Depending on the particular branch of the U.S. government one is talking to, cryptocurrency can be property (IRS), a security (SEC) or a commodity (CFTC).  On April 20, 2021, the U.S. House of Representatives passed a bill aimed at remedying this situation.  The bipartisan Eliminate Barriers to Innovation Act will establish a digital asset working group to ensure collaboration between regulators and the private sector to foster innovation.

The new law will require the SEC and CFTC to establish a working group on digital assets, which will consist of appointees from each agency as well as representatives from financial technology companies, financial firms, and small businesses, among others.  The working group will produce a report within a year that will include an analysis of the domestic regulatory framework and the developments in other countries relating to digital assets.  The report also requests insight into best practices to reduce fraud, protect investors, and assist in compliance with obligations under the Bank Secrecy Act.

Congressman Patrick McHenry, Republican leader of the House Financial Services Committee made clear that the objective was for Washington to keep up with the innovations in the fintech industry and provide more regulatory clarity.  Congressman Stephen F. Lynch, Democratic Chair of the Financial Technologies Task Force delivered a similar message, saying: “As this technology continues to develop and deploy, it is extremely important that we consider the possible vulnerabilities that the wider adoption of digital assets might present while addressing the lack of clarity in the regulation of these financial instruments to mitigate potential harms that may occur.  This bill will create critical collaboration between the S.E.C., the C.F.T.C. and Congress that will ultimately help create fair and transparent markets.”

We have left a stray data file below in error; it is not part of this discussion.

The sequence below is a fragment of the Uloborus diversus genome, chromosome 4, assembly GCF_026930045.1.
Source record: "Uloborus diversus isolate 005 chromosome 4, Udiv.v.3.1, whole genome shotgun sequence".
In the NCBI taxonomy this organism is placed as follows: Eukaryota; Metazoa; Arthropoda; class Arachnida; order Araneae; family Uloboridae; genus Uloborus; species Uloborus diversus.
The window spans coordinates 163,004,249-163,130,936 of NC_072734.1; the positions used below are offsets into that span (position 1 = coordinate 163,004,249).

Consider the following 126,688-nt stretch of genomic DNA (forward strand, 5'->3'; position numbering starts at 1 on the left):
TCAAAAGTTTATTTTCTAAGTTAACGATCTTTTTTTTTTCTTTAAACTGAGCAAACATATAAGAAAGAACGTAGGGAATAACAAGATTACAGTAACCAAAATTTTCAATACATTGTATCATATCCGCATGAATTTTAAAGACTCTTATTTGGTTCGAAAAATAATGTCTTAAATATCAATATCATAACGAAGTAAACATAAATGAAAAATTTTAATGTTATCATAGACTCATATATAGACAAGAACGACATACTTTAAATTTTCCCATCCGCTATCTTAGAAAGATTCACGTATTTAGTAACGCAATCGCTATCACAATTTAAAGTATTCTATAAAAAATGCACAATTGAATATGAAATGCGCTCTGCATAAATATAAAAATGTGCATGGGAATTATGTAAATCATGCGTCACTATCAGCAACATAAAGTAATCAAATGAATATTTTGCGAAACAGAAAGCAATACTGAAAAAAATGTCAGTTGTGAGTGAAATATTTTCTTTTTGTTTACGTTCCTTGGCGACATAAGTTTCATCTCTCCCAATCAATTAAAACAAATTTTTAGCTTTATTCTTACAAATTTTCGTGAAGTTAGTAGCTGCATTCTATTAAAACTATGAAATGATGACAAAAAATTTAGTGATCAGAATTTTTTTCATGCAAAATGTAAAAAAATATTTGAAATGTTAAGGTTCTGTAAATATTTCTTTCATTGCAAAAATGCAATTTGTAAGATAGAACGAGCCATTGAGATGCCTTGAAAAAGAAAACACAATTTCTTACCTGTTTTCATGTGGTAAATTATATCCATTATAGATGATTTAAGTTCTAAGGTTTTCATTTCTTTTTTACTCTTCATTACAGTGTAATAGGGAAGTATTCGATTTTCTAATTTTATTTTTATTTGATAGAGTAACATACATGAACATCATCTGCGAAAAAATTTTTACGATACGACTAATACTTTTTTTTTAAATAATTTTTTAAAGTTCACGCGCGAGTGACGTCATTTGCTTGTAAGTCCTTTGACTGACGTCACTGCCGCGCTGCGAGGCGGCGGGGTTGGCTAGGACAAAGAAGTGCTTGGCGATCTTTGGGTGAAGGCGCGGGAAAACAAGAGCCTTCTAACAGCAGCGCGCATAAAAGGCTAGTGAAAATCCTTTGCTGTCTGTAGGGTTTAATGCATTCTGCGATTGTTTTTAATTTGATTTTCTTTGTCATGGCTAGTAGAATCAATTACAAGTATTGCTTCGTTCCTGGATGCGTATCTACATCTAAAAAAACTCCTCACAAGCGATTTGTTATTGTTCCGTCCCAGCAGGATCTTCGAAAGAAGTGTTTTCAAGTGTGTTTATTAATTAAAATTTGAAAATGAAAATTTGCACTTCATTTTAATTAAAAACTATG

At the same, the Token Taxonomy Act ( H.R. 1628) has been reintroduced and is currently pending before the House.  The sponsor of this bill, Warren Davidson, has explained that the purpose of the bill is also to improve regulatory clarity.  But it more directly confronts the SEC, which has applied the Howey test to determining if tokens qualify as securities, concluding in almost every case that it does.  This bill specifically excludes digital tokens from the definition of a security and directs the SEC to enact certain regulatory changes relate thereto.

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David Zaslowsky has a degree in computer science and, before going to Yale Law School, was a computer programmer. He is currently the Chairman of the Litigation Department of the firm’s New York office. His practice focuses on international litigation and arbitration. He has been involved in cases in trial and appellate courts across the United States and before arbitral institutions around the world. Many of David’s cases, including some patent cases, have related to technology. Since 2008, David has been included in Chambers for his expertise in international arbitration.